The Dong-A Ilbo has more on the case. According to them, the American—who’d been teaching in the Jeollabuk-do area for eight years—was wanted in the States on charges of sexually assaulting a female relative under 12 at his home four times in 2003. A commenter at GI Korea seems to think he knows the guy and give much more detail, but all the caveats about anonymous commenters apply.

Police searching for suspect after English teacher sexually assaulted by taxi driver in Gwangju

The Kukmin Ilbo (and others) are reporting that police are investigating after a 22-year-old American women reported she was sexually assaulted by a tax driver last night.

According to Gwangju’s Seobu Police Station and Gwangsan Police Station, the young woman said she was assaulted in the taxi, which she took from in front of a hospital in Gwangsan-gu, and dumped in an empty lot.

Having lost her phone, she returned to her home in Seo-gu and called her Korean friend, after which either she or her friend called 112.

Police tracked her phone to the Hanam Industrial Complex in Gwangsan-gu. They are now looking for the suspect based on the victim’s testimony and CCTV footage.

Korean mother trying to get her kid back after English teacher husband runs away to America with child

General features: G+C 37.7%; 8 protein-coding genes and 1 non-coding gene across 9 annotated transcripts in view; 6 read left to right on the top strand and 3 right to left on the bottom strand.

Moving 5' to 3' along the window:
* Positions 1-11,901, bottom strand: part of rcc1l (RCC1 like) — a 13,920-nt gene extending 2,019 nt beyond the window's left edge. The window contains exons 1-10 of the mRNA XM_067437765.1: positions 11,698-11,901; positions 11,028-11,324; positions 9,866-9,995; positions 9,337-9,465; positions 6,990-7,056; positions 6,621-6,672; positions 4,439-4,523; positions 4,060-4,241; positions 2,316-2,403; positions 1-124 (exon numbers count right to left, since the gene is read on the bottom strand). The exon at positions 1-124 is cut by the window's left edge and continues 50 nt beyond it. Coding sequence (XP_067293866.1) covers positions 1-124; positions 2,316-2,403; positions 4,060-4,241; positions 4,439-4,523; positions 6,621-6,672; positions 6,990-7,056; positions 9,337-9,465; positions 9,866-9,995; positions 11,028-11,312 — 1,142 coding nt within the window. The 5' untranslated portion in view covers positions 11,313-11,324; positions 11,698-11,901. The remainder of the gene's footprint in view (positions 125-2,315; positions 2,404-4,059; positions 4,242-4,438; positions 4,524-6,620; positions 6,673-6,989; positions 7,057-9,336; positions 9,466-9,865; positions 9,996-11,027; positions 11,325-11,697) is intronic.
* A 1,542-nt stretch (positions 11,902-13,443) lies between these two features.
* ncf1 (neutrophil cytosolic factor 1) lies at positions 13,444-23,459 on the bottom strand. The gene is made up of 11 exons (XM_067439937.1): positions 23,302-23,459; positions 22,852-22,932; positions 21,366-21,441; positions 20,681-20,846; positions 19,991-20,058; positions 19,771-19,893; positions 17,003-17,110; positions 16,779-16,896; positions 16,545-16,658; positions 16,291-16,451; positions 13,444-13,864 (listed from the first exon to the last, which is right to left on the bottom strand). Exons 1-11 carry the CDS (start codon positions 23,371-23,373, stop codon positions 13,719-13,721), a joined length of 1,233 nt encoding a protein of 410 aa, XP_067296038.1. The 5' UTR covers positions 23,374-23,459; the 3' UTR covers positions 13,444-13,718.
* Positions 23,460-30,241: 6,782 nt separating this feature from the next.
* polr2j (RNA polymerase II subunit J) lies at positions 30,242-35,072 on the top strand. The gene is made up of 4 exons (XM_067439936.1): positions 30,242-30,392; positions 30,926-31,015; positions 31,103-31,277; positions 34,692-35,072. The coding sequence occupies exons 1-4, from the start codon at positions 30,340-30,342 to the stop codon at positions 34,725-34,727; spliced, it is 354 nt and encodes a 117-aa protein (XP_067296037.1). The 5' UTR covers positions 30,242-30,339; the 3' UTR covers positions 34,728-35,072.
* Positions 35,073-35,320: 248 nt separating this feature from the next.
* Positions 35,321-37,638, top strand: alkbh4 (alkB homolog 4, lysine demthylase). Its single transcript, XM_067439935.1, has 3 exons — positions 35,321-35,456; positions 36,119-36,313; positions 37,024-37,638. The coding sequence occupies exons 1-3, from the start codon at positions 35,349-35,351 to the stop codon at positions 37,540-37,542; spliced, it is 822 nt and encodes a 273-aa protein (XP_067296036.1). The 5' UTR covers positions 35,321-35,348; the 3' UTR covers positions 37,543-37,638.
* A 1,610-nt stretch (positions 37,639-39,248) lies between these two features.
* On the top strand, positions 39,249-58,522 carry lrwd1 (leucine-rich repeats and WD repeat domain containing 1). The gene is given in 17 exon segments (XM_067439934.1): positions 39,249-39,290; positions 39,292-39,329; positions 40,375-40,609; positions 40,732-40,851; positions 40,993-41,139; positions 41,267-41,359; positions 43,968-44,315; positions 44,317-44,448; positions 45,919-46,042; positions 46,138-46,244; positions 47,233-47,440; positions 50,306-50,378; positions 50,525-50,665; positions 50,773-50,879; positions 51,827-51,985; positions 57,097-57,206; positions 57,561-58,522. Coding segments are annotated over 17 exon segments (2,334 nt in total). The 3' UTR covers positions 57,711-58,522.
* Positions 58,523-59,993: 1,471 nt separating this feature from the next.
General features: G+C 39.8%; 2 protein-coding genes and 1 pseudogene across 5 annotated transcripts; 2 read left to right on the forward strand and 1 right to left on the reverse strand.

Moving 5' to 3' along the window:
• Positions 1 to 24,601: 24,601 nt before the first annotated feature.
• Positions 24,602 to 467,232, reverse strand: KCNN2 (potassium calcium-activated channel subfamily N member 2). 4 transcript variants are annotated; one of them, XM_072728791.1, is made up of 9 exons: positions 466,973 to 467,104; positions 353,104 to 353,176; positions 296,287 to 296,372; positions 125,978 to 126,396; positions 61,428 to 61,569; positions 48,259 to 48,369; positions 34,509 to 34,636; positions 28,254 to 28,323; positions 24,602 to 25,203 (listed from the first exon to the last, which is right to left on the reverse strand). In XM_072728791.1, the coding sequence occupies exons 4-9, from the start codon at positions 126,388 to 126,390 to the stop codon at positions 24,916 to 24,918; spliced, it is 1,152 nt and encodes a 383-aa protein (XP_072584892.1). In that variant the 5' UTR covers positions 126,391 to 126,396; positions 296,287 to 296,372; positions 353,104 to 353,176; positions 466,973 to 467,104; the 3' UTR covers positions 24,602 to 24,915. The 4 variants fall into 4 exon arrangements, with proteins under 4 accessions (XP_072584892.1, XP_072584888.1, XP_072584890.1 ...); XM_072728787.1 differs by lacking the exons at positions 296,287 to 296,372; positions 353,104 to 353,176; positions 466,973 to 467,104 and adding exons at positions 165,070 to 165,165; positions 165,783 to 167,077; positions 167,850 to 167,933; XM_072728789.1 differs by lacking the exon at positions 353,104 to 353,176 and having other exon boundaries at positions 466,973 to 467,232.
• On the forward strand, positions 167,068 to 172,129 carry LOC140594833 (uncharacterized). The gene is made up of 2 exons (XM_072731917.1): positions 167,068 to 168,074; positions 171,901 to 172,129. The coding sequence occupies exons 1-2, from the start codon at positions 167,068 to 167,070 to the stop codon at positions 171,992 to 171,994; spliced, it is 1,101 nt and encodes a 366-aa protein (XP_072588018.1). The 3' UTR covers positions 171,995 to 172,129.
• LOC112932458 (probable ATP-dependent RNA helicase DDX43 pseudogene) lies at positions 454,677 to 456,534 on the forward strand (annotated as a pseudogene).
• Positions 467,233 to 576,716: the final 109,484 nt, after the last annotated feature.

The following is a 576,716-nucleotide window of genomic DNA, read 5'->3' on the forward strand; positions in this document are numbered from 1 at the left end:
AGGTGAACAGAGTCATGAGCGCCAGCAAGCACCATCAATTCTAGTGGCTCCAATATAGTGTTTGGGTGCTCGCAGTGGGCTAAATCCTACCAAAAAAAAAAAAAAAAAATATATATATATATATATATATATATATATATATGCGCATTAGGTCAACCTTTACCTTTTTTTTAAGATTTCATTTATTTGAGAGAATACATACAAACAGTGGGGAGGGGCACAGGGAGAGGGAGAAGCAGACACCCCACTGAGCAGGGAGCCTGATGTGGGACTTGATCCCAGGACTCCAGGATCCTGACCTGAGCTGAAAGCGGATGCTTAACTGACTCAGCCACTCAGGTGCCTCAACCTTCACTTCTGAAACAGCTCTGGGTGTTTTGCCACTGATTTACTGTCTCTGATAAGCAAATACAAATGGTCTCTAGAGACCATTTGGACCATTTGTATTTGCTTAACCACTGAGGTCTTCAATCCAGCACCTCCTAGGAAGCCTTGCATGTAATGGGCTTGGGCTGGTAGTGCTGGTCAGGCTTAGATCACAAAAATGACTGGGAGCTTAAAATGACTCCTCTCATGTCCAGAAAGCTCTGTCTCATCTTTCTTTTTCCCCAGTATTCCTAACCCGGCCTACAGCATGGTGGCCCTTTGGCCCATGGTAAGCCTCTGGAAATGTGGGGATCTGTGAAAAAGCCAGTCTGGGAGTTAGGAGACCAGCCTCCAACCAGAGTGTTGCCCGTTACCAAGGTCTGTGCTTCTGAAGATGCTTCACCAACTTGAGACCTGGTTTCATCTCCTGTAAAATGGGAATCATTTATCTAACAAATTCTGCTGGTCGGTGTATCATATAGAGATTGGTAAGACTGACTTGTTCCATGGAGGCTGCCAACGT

Very interesting story from Yonhap (later picked up by Ye Old Chosun, Dong-A Ilbo, etc.) about a Korean mother trying to get her kid back after her American father ran away with the child to America.

Unfortunately for her, she’s running into serious problems, mostly of Korea’s own making it would seem.

The mother, 40-year-old Kim Hyeon-jeong (fake name), has filed a suit in a US court and sent petitions to Korean-American groups in the United States, and she is considering all means of getting her kid back, but so far nothing is working.

Kim married her husband, 42-year-old American English teacher Brian Smith (fake name), in 2005 after several years of dating. In February of this year, however, her husband ran away to the United States with their 15-month-old child while Kim was at work.

Kim claims a lot of planning went into this. Her husband, who had a lot of complaints about Korean culture and his life in Korea which apparently wer later by marital discord, conducted a test run to take away her child with an American work colleague. And one month prior to running away to the States, he turned in Kim’s US green card (Marmot’ Note: Is that possible?).

Kim looked for ways to get her child back, but Korea’s status as a non-party to the Hague Convention on the Civil Aspects of International Child Abduction has proven a stumbling block.

In case you were wondering what that convention was, this is from the Wikipedia link above:

The Hague Convention on the Civil Aspects of International Child Abduction, or Hague Abduction Convention is a multilateral treaty developed by the Hague Conference on Private International Law that provides an expeditious method to return a child internationally abducted by a parent from one member nation to another.

Currently, 84 countries are party to the convention.

Korea, however, is not one of them. A bill to join the convention was introduced to the 18th National Assembly, but it got tied up in committee and automatically died with the beginning of the 19th National Assembly.